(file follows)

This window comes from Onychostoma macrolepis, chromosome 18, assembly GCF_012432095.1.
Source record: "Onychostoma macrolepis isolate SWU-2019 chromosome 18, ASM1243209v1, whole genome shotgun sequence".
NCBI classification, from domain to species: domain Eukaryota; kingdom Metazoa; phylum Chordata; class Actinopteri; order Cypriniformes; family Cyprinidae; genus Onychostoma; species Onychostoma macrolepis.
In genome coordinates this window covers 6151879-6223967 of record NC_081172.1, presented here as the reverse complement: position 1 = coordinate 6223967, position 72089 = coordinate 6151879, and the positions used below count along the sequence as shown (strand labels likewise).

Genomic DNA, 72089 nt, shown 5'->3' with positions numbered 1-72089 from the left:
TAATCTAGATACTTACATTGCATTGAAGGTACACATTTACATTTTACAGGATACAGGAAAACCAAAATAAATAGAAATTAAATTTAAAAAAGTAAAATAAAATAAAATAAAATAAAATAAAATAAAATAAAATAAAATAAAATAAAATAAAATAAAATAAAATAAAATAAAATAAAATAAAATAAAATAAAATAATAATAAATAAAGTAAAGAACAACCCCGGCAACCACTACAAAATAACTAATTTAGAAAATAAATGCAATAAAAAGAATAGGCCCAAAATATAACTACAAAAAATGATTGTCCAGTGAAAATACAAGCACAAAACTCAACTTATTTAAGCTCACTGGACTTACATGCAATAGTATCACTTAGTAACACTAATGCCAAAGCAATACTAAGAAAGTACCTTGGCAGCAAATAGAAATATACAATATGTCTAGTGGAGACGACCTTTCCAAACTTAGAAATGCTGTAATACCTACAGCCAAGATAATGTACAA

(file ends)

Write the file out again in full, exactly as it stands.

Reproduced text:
This window comes from Onychostoma macrolepis, chromosome 18, assembly GCF_012432095.1.
Source record: "Onychostoma macrolepis isolate SWU-2019 chromosome 18, ASM1243209v1, whole genome shotgun sequence".
NCBI classification, from domain to species: domain Eukaryota; kingdom Metazoa; phylum Chordata; class Actinopteri; order Cypriniformes; family Cyprinidae; genus Onychostoma; species Onychostoma macrolepis.
In genome coordinates this window covers 6151879-6223967 of record NC_081172.1, presented here as the reverse complement: position 1 = coordinate 6223967, position 72089 = coordinate 6151879, and the positions used below count along the sequence as shown (strand labels likewise).

Genomic DNA, 72089 nt, shown 5'->3' with positions numbered 1-72089 from the left:
TAATCTAGATACTTACATTGCATTGAAGGTACACATTTACATTTTACAGGATACAGGAAAACCAAAATAAATAGAAATTAAATTTAAAAAAGTAAAATAAAATAAAATAAAATAAAATAAAATAAAATAAAATAAAATAAAATAAAATAAAATAAAATAAAATAAAATAAAATAAAATAAAATAAAATAAAATAATAATAAATAAAGTAAAGAACAACCCCGGCAACCACTACAAAATAACTAATTTAGAAAATAAATGCAATAAAAAGAATAGGCCCAAAATATAACTACAAAAAATGATTGTCCAGTGAAAATACAAGCACAAAACTCAACTTATTTAAGCTCACTGGACTTACATGCAATAGTATCACTTAGTAACACTAATGCCAAAGCAATACTAAGAAAGTACCTTGGCAGCAAATAGAAATATACAATATGTCTAGTGGAGACGACCTTTCCAAACTTAGAAATGCTGTAATACCTACAGCCAAGATAATGTACAA